Hide Message

Updating the Resource Centre Digital Platform

The Business & Human Rights Resource Centre is at a critical point in its development. Our digital platform is home to a wealth of information on business and human rights, but hasn’t had a visual refresh for a number of years.

We will soon be updating the site to improve its usability and better serve the thousands of people that use our site to support their work.

Please take an advance peek at our new look, and let us know what you think!

Thank you,
Alex Guy, Digital Officer

Find Out More Hide Message

USA: Judge rules in favour of tobacco companies in lawsuit over new regulations requiring graphic labels on cigarette packages

Get RSS feed of these results

All components of this story

1 March 2012

Judge Grants Summary Judgment to Tobacco Companies in Graphic Labels Case [USA]

Author: Zoe Tillman, BLT: The Blog of Legal Times [USA]

A federal judge...granted summary judgment…to five tobacco companies suing the U.S. Food and Drug Administration over new regulations requiring graphic labels on cigarette packages. U.S. District Judge Richard Leon wrote that the "mandatory graphic images violate the First Amendment by unconstitutionally compelling speech."…Leon wrote...that the labels in question “are neither factual nor accurate.”…Leon added that it was unfortunate that the federal government hadn’t considered other alternatives to the labels requirement “that are easily less restrictive and burdensome for plaintiffs, yet would still allow the Government to educate the public on the health risks of smoking...[refers to R.J. Reynolds Tobacco, Lorillard, Commonwealth Brands, Liggett Group, Santa Fe Natural Tobacco Company]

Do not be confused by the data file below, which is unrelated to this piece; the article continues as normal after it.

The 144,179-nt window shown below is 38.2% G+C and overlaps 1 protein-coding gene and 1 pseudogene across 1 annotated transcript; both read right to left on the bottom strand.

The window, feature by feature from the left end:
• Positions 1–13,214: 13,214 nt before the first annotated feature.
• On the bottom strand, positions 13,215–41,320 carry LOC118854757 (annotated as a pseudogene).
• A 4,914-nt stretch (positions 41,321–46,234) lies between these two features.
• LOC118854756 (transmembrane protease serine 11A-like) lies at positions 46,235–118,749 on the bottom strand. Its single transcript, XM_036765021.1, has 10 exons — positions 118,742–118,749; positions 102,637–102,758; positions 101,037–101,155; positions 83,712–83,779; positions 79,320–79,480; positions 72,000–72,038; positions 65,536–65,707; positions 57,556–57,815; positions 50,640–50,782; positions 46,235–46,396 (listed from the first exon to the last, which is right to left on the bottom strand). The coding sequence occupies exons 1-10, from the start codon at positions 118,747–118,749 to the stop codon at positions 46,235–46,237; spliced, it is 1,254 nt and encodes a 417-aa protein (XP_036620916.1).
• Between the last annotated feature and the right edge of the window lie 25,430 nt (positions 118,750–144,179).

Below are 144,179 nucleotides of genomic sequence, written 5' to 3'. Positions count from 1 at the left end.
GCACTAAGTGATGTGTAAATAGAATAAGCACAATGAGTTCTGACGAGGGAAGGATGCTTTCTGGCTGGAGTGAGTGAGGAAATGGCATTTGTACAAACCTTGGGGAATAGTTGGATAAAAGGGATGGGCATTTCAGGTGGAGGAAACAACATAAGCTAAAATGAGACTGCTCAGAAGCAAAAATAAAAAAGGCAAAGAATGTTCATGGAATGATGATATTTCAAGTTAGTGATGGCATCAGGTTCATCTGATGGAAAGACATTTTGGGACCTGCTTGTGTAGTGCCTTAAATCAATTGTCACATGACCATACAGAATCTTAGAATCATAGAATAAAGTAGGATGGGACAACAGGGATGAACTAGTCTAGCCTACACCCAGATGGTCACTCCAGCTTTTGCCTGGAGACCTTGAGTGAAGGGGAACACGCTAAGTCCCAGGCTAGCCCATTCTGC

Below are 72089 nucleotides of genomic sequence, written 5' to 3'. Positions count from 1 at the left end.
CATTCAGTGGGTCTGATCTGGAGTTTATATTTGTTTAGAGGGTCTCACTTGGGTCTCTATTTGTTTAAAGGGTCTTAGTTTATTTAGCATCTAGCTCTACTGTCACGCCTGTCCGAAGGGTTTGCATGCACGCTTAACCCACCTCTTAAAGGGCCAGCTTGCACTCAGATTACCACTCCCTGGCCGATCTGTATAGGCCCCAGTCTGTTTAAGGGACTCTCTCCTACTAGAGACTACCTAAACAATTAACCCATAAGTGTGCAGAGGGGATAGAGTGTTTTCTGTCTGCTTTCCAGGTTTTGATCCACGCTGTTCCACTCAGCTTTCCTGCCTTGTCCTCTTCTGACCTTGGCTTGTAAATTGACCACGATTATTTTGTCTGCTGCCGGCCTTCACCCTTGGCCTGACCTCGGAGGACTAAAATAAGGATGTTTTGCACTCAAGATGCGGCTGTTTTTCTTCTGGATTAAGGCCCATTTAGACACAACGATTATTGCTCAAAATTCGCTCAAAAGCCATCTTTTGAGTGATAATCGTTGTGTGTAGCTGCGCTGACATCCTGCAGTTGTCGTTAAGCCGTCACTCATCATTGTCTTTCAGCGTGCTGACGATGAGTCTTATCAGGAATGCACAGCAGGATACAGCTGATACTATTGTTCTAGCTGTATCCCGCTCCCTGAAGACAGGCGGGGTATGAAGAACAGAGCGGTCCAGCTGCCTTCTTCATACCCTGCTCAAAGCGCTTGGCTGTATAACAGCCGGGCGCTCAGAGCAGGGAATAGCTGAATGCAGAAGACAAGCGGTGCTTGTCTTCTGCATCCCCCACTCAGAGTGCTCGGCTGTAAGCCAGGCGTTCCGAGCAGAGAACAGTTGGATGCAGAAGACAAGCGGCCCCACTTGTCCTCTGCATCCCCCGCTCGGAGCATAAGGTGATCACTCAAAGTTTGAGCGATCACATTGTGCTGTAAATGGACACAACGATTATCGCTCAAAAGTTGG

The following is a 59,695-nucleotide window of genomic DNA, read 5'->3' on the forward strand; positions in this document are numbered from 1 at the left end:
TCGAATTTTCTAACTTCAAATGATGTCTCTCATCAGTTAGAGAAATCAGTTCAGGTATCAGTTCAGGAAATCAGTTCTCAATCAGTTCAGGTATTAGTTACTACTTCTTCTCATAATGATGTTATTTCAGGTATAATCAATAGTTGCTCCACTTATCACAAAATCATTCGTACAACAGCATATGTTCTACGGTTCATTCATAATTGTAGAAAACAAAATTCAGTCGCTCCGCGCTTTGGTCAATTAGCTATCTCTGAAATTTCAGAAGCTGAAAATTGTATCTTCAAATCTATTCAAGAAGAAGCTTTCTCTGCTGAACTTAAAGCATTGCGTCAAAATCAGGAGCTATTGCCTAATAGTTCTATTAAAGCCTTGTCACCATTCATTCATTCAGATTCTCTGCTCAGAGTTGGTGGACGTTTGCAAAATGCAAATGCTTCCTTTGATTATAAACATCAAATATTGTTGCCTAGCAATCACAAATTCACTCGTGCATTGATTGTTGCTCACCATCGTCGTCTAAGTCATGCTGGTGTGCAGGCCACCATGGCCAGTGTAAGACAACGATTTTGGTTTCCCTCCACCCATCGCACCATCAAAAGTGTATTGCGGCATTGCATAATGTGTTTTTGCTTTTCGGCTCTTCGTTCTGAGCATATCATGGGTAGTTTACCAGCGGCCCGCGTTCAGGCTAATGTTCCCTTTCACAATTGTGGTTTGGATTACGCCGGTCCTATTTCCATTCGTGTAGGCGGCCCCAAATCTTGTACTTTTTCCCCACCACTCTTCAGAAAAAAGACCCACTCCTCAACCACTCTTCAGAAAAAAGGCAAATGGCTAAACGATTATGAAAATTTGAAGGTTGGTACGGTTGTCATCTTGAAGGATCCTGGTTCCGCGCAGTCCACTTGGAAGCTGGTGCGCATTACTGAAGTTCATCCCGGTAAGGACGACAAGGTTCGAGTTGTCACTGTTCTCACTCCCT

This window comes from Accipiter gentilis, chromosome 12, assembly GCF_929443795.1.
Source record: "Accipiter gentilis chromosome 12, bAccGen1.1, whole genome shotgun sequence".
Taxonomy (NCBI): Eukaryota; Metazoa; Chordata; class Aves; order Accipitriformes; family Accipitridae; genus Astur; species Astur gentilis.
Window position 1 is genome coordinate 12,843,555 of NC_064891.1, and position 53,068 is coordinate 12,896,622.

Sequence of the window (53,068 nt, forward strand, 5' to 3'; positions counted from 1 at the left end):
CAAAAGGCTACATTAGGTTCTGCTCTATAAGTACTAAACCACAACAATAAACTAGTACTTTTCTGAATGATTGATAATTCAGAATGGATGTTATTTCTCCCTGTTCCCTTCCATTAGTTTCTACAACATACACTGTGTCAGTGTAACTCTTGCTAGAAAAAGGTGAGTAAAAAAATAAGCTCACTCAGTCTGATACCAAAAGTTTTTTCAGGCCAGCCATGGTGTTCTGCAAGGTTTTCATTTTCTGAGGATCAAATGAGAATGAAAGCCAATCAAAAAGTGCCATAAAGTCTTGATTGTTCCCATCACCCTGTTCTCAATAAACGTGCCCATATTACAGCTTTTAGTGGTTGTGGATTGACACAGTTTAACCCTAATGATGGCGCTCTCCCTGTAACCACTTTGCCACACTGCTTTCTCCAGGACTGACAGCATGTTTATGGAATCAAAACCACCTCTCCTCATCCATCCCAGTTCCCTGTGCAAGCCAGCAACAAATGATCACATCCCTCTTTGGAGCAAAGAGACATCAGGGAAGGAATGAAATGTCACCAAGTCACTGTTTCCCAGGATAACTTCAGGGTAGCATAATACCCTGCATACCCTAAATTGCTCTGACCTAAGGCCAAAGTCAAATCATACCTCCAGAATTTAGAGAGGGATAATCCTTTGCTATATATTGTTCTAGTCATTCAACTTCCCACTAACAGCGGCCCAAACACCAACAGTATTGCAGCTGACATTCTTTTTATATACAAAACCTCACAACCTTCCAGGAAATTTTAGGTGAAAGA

Read the full post here

29 February 2012

[PDF] Reynolds Tobacco Company et al v. United States Food and Drug Administration

Author: United States District Court for the District of Columbia

...United States Food and Drug Administration...published a Final Rule requiring...the display of nine new textual warnings-along with certain graphic images such as diseased lungs...[T]he Court concludes that these mandatory graphic images violate First Amendment by unconstitutionally compelling speech.

Read the full post here